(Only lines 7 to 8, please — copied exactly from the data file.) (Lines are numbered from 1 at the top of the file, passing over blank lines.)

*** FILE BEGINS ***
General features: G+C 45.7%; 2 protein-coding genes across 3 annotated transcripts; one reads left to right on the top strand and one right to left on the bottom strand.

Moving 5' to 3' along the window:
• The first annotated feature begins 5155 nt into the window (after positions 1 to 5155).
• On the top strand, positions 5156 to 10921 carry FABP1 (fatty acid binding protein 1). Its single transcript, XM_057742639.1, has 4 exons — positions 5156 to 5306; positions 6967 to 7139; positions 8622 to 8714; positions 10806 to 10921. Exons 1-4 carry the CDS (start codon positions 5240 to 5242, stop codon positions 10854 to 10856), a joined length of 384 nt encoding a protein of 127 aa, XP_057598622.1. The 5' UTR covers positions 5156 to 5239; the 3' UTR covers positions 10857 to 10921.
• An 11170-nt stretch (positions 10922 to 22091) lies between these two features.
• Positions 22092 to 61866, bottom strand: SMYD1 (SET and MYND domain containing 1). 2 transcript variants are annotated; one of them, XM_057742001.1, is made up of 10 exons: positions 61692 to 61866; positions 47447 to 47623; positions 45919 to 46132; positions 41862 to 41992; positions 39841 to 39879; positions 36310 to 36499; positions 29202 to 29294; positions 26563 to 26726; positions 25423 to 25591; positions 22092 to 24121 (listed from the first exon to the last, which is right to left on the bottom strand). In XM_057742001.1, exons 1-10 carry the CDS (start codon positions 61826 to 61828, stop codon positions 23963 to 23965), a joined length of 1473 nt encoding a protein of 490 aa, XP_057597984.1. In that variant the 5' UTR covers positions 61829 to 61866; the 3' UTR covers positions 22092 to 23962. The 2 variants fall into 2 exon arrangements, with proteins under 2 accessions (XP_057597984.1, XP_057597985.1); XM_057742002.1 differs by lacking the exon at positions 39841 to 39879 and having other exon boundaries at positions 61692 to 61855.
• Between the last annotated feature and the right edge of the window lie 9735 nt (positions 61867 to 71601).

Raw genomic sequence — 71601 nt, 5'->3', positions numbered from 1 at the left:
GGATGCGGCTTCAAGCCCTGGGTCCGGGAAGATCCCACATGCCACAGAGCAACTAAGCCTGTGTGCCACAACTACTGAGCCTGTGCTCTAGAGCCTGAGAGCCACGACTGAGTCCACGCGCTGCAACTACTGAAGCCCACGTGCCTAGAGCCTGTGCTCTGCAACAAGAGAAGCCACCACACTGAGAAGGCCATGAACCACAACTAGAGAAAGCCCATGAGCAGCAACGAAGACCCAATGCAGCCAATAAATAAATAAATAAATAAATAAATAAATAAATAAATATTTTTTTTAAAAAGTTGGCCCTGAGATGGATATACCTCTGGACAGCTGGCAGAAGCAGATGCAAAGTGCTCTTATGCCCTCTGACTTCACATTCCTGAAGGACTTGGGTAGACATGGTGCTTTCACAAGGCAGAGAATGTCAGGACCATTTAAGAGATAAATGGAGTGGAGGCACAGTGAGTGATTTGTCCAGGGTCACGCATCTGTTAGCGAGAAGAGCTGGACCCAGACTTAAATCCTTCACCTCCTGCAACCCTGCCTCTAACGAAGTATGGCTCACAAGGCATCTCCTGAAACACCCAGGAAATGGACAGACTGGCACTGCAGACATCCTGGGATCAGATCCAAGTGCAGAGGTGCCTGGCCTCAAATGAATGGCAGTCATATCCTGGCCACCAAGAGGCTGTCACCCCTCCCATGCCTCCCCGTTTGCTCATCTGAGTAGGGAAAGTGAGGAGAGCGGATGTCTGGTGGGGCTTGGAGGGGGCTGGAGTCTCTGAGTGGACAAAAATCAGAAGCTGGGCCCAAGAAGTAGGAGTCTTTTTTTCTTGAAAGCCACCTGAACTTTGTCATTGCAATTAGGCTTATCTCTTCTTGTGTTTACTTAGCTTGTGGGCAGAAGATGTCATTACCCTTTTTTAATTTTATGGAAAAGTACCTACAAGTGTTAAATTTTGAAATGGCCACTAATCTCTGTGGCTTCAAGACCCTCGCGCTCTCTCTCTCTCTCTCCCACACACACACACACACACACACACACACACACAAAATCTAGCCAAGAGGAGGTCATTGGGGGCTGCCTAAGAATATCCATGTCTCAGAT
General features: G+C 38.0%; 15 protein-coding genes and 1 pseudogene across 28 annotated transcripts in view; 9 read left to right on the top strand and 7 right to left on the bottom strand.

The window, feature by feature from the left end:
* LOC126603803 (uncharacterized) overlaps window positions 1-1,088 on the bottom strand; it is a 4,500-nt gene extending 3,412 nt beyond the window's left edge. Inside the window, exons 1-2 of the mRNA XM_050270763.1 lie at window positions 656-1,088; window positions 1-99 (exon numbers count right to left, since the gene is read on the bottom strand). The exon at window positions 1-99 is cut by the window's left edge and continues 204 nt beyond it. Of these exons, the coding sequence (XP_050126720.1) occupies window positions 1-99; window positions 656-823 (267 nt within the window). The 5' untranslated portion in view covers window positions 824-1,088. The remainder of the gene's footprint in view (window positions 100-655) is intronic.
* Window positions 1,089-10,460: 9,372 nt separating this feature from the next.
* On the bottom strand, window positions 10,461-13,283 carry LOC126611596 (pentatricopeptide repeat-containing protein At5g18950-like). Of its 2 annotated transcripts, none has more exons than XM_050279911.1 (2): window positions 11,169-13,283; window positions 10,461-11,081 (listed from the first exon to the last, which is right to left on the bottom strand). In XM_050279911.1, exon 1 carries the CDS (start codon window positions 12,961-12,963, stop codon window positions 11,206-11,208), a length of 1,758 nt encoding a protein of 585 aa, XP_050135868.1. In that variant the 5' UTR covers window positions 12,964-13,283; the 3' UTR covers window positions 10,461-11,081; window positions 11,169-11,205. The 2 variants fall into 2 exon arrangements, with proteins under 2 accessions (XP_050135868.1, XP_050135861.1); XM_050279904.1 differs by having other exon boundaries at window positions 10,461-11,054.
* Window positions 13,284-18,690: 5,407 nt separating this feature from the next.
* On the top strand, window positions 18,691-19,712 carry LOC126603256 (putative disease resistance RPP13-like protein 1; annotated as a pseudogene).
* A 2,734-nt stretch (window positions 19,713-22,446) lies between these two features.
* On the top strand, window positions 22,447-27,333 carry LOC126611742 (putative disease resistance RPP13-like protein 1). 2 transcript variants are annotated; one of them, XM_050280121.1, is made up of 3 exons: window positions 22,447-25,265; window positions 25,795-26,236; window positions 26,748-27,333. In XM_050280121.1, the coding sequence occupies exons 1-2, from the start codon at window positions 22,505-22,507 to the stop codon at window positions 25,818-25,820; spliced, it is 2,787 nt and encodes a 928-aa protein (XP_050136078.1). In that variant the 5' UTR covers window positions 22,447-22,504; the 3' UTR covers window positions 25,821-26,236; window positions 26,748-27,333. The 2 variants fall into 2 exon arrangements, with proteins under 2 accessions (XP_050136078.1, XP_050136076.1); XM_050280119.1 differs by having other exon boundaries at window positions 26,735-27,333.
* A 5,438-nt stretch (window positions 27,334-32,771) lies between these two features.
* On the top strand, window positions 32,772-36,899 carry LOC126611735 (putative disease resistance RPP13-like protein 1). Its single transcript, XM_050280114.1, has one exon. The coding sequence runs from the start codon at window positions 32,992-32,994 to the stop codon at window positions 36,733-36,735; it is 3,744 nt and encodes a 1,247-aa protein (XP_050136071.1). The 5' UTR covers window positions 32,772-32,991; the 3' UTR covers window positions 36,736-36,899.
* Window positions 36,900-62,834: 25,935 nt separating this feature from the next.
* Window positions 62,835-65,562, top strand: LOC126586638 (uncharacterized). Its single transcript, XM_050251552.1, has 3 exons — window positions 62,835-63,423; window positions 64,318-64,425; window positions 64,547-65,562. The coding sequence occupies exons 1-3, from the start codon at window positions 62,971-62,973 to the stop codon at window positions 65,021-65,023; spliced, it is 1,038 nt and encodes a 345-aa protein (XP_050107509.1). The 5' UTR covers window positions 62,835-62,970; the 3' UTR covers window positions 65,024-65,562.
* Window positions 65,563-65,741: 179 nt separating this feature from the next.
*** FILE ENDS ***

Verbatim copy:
• Between the last annotated feature and the right edge of the window lie 9735 nt (positions 61867 to 71601).

Raw genomic sequence — 71601 nt, 5'->3', positions numbered from 1 at the left: